In the previous post in this series I explained, with sample code, how to separate your AngularJS front end from your Ruby on Rails back end. In this post I will explain how to reconnect them for the purposes of getting data from the server.
Sharing data in AngularJS is done via services. You’re probably familiar with a few of the built in services provided by AngularJS, such as $locationProvider and $routeProvider, from the AngularJS routing post I wrote a couple weeks ago. Well, you can create your own services for use in your application. Let’s look at an example:
Here we have defined two new services, Task and Tasks. These use the AngularJS ngResource service, which must be declared as a dependency and included in your source files (downloadable here for your chosen release as angular-resource.js). The ngResource service provides us an easy way to send requests to our API and automatically load the data on receiving a reply.
As you may have guessed, the singular service (Task) is responsible for interactions with single, specific task objects. The plural service (Tasks) is used for interactions with multiple or non-specific objects. The url passed as the first argument to the $resource function must match the routes on your Rails API. Note that we’ve added the JSON extension since that is the format of response we want. Each of these services has multiple functions associated with it; these functions each have their own HTTP method (and potentially other variables) which will be received by Rails and used to interpret the request.
In order to use these services we must first declare the services module as a dependency for our main AngularJS module as follows:
From here we then declare the services themselves as a dependency anywhere we wish to use them, such as in a controller:
Now let’s retrieve a list of tasks for the index:
Wait a minute. Where’s the callback function? Isn’t that how JS works? You send a request, then handle it with a callback function. Actually you can do that by passing in a function as the second argument (after the data as the first) to the service function. In this case, however, that would be overkill. AngularJS knows your intention here is to wait for the request to be complete then assign $scope.tasks to the return value of that call, so that’s exactly what it does for you. When the response is parsed the value will be updated and your views will be re-rendered accordingly. It’s that easy to make API calls.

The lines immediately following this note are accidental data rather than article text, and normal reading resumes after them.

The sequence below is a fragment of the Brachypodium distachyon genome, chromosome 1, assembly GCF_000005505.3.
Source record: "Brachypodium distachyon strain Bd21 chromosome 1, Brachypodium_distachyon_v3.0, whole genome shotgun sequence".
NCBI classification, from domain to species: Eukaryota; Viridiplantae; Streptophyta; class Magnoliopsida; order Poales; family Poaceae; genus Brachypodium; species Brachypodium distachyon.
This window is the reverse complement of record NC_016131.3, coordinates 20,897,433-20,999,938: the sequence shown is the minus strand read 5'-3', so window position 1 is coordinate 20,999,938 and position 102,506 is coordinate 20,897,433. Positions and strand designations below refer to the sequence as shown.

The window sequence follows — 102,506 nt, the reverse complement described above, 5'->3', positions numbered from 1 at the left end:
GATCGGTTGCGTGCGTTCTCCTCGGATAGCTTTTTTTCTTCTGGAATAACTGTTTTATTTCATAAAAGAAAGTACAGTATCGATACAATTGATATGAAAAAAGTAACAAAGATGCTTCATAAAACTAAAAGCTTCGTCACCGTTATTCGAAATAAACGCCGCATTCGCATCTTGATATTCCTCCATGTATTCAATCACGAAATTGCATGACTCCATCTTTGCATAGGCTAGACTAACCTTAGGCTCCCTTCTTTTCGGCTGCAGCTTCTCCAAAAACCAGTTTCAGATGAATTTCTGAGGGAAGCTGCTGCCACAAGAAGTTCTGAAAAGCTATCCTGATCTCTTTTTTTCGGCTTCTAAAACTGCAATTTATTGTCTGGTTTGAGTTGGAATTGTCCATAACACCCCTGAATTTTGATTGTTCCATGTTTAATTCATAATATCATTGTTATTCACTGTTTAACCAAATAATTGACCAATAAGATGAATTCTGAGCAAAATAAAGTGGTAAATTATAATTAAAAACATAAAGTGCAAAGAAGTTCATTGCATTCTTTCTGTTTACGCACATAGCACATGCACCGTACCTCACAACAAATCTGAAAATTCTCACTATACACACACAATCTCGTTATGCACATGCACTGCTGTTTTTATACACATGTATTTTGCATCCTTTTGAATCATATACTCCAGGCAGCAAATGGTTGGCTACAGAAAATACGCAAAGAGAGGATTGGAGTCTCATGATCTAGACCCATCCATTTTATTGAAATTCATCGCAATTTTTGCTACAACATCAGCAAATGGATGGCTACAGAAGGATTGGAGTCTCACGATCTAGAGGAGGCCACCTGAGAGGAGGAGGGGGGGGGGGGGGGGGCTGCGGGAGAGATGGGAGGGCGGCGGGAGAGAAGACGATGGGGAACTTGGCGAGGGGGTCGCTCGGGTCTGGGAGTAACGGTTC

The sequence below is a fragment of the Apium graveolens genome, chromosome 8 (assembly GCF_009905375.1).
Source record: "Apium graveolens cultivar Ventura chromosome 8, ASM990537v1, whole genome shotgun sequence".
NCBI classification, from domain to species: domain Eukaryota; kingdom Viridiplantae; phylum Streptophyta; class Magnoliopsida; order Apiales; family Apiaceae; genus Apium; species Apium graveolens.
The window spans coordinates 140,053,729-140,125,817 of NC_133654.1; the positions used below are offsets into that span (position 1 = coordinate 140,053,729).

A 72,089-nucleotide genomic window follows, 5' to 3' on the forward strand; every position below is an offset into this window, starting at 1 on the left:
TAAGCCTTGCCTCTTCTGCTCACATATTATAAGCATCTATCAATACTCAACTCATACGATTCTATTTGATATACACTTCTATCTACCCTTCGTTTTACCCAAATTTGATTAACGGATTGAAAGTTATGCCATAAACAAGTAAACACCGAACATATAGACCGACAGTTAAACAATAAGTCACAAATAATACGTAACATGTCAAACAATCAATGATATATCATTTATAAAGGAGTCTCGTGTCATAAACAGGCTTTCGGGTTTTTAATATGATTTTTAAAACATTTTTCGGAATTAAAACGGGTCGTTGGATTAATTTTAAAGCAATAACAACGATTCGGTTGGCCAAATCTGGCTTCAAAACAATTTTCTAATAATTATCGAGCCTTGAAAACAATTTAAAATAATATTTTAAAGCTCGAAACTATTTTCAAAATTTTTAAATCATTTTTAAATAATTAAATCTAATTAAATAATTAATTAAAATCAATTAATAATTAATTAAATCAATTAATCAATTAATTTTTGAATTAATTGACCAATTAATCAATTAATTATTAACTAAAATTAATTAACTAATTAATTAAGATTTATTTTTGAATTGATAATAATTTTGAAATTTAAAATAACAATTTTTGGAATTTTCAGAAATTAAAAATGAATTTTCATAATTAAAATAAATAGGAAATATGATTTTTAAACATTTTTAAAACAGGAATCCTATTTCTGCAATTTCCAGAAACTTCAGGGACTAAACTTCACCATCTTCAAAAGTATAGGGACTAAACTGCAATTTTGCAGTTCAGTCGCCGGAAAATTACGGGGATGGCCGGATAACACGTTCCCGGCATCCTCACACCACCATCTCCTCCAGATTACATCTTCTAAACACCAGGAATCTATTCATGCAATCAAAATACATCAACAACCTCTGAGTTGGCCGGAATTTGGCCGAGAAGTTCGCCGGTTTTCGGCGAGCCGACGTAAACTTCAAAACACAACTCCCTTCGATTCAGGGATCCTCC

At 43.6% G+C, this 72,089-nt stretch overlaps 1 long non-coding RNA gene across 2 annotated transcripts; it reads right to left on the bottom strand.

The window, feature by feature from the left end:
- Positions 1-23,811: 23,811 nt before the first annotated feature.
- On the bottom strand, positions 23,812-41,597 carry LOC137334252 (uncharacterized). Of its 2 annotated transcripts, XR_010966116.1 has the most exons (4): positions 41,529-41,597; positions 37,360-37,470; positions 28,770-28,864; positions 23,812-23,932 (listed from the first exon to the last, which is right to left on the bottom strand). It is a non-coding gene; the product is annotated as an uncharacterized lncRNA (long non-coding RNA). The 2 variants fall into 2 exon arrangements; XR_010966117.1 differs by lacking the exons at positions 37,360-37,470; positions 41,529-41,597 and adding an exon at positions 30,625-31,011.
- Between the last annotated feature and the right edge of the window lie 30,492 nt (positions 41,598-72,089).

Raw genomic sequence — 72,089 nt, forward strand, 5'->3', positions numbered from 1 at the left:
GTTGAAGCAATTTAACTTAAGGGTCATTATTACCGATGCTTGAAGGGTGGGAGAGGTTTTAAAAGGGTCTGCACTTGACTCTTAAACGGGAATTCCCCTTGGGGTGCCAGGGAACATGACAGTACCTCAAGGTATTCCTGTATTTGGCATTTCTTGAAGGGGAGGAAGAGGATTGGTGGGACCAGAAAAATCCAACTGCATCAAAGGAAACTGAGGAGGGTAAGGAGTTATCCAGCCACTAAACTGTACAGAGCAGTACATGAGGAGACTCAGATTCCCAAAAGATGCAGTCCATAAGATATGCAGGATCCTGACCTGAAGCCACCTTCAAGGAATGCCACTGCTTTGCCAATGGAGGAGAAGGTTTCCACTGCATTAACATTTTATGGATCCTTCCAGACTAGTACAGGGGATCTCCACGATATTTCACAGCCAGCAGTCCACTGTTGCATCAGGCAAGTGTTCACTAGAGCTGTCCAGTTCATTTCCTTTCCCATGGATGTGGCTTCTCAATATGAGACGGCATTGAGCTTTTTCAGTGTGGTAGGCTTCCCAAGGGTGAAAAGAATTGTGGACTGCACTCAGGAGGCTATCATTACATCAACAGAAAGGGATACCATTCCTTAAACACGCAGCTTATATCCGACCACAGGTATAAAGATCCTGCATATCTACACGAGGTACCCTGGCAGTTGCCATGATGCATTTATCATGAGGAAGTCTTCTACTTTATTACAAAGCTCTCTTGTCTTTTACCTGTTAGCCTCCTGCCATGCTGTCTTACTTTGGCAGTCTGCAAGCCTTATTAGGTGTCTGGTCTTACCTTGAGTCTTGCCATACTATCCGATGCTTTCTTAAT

The Rails Side
There’s only one problem. Anyone following along and running this code is (likely) going to get an error response from their Rails application. Why? By default, Rails doesn’t respond to JSON format. We have to go into all our controllers and add that response type. Here’s an example from the tasks controller:
This basically says “If you received this request with a JSON extension then respond with the contents of the @tasks variable rendered in JSON format”. You’ll add a similar line in every one of your controllers which responds with data. You might add another response format if, for example, you wished to support XML. What about a simple “destroy” command which doesn’t need to respond with data beyond a report of success? I’m glad you asked:
This little snippet will result in no content but only a successful response code which AngularJS interprets. You can switch this to any of the available Rails symbols which map to HTTP response codes (an unofficial list is available here or by installing the cheat gem and running the command cheat status_codes). I’ve found these really handy in designing the API for our application.
There’s another problem, though. Let’s assume that each of our tasks has comments associated with it which we’d like to display. In our Rails views we’d call task.comments and it would give us the list of comments. The same is true AngularJS. So what’s the problem? It turns out that Rails, in an attempt to be efficient, is lazy about loading those comments. It doesn’t do so until you actually request them.
One solution would be to make another API call for each task, requesting the associated comments. You might choose this way if you only wanted to display the comments at user request (thus saving the transfer of those comments which are not to be displayed). If you intend to display all comments, a better way is to specify to Rails that you’d like to include them in the main tasks list. Here’s how:
In the first line we’re telling Rails that the query to load our requested task should include the associated comments. Rails might handle this with a single query or multiple queries depending on what it deems efficient. Then, in the third line, we’re telling Rails to include the associated comments when it renders the JSON response. Now let’s get back to displaying our content.
The Angular Side
When last we left our client it had assigned $scope.tasks to the result of our API call. This should now give you a real list of tasks. You can inspect them in the console or you can display them using code like this:
Then, in /templates/tasks/show.html:
And finally, in /templates/comments/show.html:
There you have it! You’ve successfully loaded your data from the Rails API and displayed it in your AngularJS application. Congratulations! Join me next week when we’ll be going the other way and using services to send data back to the Rails server. Update: The next post is now available here.